Page:Popular Science Monthly Volume 16.djvu/350

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330
THE POPULAR SCIENCE MONTHLY.

and finally appear the Germans and Slaves, the two mightiest peoples of to-day.

In conjunction with these migrations of races, widely extended wanderings are apparent among the related divisions of the central or midland races, and especially of the Semites and Indo-Europeans, which wanderings are conjoined with the sad fate of the peoples concerned.

The fate of the Jews is well known, at present scattered over the whole world as traders and bankers. The Phœnicians played the same rôle in antiquity as the Jews in modern times; we find them everywhere at that time, wherever the country was open to commerce. The Armenians, among the Indo-Europeans, may be compared with the Semitic Jews. The migrations of the Armenians, who like the Jews have no particular fatherland and in great measure live by traffic, are in no way behind those of the Jews; besides, the history of both people has a great resemblance, as in large part their movements have been the result of religious persecution.

A people who have migrated widely are the notorious gypsies. According to their descent, the gypsies, who call themselves Roman, are Indian. They speak an idiom which finds a relative in the present dialect of India — the Enkelinnen of the noble Veda tongue. Indeed, there is impressed on this idiom a mixture of foreign elements from all the tongues of Asia and Europe, through whose areas the fugitives passed. We find in it Persian, Armenian, Greek, Magyar, Slavonic, German, and Roman terms, and increasingly as we follow the jargon westward. In every country that the gypsy has reached, he has picked up morsels and incorporated them in his own idioms. But these very philological fragments are of the greatest value to the student, as they surely indicate to him the road which the fugitive from the far East has pursued in his migration.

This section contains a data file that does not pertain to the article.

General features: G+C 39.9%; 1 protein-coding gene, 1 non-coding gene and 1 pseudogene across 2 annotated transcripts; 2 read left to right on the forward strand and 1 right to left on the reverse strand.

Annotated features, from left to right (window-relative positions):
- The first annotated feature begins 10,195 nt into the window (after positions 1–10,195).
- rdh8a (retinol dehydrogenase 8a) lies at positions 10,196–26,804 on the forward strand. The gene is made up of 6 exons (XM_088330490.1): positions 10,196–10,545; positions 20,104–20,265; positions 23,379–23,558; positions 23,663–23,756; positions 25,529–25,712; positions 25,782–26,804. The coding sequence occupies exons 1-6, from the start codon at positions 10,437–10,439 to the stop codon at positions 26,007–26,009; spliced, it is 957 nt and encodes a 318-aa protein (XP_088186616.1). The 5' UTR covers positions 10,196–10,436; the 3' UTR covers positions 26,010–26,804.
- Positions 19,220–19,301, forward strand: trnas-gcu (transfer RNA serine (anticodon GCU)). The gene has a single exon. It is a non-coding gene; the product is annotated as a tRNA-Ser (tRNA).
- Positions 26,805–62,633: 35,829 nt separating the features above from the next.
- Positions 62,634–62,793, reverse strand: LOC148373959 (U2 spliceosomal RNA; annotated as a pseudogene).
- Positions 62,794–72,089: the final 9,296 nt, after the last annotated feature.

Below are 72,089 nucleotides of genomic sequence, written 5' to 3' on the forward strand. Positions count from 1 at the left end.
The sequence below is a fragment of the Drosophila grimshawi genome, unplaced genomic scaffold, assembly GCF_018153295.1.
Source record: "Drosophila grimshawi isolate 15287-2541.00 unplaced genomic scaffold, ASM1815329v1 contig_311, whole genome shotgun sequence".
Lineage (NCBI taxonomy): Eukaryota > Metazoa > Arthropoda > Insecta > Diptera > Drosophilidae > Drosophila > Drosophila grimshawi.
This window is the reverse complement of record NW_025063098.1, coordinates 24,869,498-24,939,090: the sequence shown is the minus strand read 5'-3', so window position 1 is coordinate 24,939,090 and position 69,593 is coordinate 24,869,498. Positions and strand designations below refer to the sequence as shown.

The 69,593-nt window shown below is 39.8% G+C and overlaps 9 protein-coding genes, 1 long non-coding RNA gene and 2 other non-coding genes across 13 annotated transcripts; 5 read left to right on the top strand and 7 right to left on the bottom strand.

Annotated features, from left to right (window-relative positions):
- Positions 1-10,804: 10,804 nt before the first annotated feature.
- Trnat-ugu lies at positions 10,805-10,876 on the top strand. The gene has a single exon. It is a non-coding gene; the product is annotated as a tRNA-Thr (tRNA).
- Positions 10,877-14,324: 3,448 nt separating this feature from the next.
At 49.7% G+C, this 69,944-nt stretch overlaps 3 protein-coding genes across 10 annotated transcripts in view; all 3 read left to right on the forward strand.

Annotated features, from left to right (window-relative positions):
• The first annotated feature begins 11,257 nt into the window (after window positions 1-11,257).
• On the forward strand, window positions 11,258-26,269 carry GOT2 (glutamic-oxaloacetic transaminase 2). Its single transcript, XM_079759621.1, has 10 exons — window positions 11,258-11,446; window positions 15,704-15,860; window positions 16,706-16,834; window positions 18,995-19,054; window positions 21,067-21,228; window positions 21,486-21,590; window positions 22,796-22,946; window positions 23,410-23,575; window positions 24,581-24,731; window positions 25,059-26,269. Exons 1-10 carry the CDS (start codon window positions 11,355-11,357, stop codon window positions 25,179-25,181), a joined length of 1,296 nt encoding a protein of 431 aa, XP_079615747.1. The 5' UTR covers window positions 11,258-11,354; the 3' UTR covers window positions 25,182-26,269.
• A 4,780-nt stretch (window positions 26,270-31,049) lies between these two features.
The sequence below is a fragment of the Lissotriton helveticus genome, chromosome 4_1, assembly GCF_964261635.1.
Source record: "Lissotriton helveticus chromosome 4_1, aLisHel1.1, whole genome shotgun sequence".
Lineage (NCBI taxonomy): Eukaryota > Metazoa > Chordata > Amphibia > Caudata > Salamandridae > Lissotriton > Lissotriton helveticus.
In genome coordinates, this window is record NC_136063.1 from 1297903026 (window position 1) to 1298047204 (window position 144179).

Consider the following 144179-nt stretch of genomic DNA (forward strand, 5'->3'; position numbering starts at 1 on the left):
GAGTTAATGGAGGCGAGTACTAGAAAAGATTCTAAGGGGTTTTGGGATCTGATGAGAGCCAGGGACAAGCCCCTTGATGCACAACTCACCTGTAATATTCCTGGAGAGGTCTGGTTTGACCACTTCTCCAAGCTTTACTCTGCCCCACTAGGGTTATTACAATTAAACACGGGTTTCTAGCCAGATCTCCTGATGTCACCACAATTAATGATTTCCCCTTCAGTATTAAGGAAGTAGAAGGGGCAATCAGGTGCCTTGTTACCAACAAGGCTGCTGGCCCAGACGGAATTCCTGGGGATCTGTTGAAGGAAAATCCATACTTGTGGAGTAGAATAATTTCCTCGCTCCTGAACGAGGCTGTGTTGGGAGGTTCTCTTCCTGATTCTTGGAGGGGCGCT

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VACCINATIONS IN NEW YORK.
By R. OSGOOD MASON, M. D.

THE question of the usefulness and safety of vaccination as practiced in the principal cities of the United States is fairly settled. The general voice pronounces it both safe and useful. A small minority only of the intelligent refuse to acquiesce in the verdict, and comparatively few among the ignorant now refuse to test its benefits. In Europe, notably in England and Germany, the same can not be said. It is among the German population that even here the greatest prejudice exists, and in England there is at the present time a controversy going on, growing out of efforts to extend and enforce a compulsory